This article presents the ‘soft power’ concept (Joseph Nye) and explores its relationship with the concept of intangible cultural heritage. Its main points of reference are thus the UNESCO 2003 Convention on the Safeguarding of the Intangible Cultural Heritage, the Representative List of the Intangible Cultural Heritage of Humanity, as well as two chosen ‘soft power’ rankings: Soft Power 30 and the Elcano Global Presence Index. Member states of the European Union, as well as countries occupying important places in these rankings like the United States, the United Kingdom or China are of particular relevance. The author points out that a new kind of discourse has emerged alongside the ‘Authorised Heritage Discourse’ (Laurajane Smith) – the ‘Intangible Heritage Discourse’. She argues that UNESCO plays the role of an arbiter in both of these discourses, and subsequently analyses their possible impact on the position of particular countries in the ‘soft power’ rankings.
Hanna Schreiber, from the Polish research team, acted as as a keynote speaker at the 4th Heritage Forum in Kraków, 1-2 June 2017. The Heritage Forum of Central Europe is a cyclical, biennial event organised by the International Cultural Centre in Kraków. It constitutes an interdisciplinary platform for meetings and discussions on the relations between the past and the present informed by the broad understanding of heritage as ‘meaningful pasts that should be remembered’ (Sharon Macdonald). The aim of the fourth edition was to discuss and analyse a reciprocity between heritage and society, as well as their mutual engagement. What is society’s attitude to heritage – its meaningful but often difficult past? How does heritage shape communities? Who owns heritage and why? What are the social functions of heritage?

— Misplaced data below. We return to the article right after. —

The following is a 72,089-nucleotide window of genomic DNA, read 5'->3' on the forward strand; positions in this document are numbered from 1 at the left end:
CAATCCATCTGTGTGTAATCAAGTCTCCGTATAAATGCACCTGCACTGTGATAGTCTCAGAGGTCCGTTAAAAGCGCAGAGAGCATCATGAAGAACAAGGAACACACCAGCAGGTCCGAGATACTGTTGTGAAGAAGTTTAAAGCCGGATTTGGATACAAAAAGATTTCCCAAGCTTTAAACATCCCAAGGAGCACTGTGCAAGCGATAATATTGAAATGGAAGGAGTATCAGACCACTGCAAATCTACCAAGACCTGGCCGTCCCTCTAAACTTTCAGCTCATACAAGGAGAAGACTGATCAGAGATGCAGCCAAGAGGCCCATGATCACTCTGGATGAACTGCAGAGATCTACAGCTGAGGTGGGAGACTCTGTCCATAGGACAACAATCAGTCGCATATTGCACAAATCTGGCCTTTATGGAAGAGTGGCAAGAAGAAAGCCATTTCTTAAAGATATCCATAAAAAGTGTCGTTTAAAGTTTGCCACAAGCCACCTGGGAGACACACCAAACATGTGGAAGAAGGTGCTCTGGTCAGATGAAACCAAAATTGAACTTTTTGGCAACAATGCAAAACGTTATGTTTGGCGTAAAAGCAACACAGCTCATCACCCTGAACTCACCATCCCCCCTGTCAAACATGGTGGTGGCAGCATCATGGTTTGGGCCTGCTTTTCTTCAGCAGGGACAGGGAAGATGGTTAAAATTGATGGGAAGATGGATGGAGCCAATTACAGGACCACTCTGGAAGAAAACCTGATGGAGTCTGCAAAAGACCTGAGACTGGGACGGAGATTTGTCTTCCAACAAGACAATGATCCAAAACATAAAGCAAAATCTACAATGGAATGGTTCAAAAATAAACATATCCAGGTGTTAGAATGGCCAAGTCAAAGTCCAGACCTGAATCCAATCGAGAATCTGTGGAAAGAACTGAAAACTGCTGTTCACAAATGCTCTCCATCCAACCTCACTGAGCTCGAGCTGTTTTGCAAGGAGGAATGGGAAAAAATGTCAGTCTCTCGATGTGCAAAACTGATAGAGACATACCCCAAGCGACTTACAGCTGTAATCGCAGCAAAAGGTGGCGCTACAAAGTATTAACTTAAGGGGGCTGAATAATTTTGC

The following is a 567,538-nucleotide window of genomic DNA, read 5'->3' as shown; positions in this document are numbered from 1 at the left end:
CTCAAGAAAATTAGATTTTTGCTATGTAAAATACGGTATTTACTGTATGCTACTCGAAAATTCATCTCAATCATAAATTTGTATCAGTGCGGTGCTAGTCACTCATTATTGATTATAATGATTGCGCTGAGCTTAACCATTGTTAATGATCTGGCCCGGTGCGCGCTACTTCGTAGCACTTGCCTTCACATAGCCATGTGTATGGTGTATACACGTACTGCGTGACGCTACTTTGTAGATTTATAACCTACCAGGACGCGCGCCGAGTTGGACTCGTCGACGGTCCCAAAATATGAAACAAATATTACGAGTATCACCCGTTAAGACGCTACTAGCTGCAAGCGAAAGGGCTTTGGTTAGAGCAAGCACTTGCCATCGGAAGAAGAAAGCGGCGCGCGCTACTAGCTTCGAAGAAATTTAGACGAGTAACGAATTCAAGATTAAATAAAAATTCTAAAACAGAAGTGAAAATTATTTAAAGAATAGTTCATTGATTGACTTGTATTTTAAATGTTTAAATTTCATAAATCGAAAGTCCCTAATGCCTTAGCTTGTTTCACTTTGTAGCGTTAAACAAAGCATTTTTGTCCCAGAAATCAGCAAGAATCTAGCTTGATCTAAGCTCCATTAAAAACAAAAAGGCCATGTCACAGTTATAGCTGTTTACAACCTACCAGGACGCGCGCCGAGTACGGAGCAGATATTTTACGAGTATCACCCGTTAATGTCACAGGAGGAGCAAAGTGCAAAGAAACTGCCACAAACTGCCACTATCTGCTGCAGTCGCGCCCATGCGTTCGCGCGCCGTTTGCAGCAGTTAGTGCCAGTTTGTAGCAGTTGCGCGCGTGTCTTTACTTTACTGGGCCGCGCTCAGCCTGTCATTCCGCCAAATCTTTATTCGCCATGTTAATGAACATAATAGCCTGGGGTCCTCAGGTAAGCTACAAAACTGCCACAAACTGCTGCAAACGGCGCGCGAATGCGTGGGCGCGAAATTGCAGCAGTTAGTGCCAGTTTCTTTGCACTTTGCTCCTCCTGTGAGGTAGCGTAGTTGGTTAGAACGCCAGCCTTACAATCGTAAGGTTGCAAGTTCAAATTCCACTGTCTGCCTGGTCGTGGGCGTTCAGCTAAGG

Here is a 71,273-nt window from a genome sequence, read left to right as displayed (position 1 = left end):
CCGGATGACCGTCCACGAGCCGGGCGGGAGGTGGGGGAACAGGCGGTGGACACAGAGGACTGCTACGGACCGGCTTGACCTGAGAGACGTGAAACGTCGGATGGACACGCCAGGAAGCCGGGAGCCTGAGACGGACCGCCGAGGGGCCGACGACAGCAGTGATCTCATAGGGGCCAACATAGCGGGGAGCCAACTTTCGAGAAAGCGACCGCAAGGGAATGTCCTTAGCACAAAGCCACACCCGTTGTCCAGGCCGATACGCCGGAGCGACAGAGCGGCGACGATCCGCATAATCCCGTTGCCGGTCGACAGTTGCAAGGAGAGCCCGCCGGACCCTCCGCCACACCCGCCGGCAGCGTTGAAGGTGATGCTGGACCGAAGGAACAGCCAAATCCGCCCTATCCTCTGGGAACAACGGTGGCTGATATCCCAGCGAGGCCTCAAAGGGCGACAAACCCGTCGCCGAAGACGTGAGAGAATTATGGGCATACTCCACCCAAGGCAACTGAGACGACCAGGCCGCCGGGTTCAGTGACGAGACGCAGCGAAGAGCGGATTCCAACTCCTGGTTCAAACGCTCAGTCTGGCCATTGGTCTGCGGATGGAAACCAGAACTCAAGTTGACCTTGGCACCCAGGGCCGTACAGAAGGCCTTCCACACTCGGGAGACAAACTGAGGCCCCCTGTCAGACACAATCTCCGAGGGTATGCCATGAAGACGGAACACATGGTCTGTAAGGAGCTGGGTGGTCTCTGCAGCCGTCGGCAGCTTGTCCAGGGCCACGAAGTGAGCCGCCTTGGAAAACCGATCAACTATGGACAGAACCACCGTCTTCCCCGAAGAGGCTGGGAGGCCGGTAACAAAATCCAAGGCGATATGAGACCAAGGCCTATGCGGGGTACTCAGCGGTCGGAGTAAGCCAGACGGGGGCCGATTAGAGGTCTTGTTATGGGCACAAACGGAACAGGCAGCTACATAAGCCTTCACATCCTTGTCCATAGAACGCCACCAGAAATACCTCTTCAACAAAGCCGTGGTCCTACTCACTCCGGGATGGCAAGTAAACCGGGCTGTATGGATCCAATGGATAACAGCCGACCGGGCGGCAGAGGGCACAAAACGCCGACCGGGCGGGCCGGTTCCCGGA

Plenary lectures were delivered by internationally acclaimed scholars: Professor Sharon Macdonald, Professor Robert van der Laarse, and Professor John Tunbridge. Additionally, the conference participants had an opportunity to attend parallel lectures delivered by several keynote speakers, including i.a.: Tamás Fejérdy, Sophia Labadi, Ioannis Poulios, Pavel Vařeka, Magdalena Vášáryová and Hanna Schreiber who delivered a lecture titled: ‘Intangible Cultural Heritage, Europe and the European Union – Exploring the Relationship’. Hanna also chaired the panel devoted to the relationship of heritage and communities.
Forum’s programme is available here.
More information can be found on the Forum’s website.
On 18-19 May 2017, Kristin Hausler and Andrzej Jakubowski attended the workshop EU International Cultural Relations: A Strategic Approach at the Robert Schuman Centre of the European University in Florence, Italy. The event was devoted to recent policy developments in the area of the EU External Action and strategy for international cultural relations.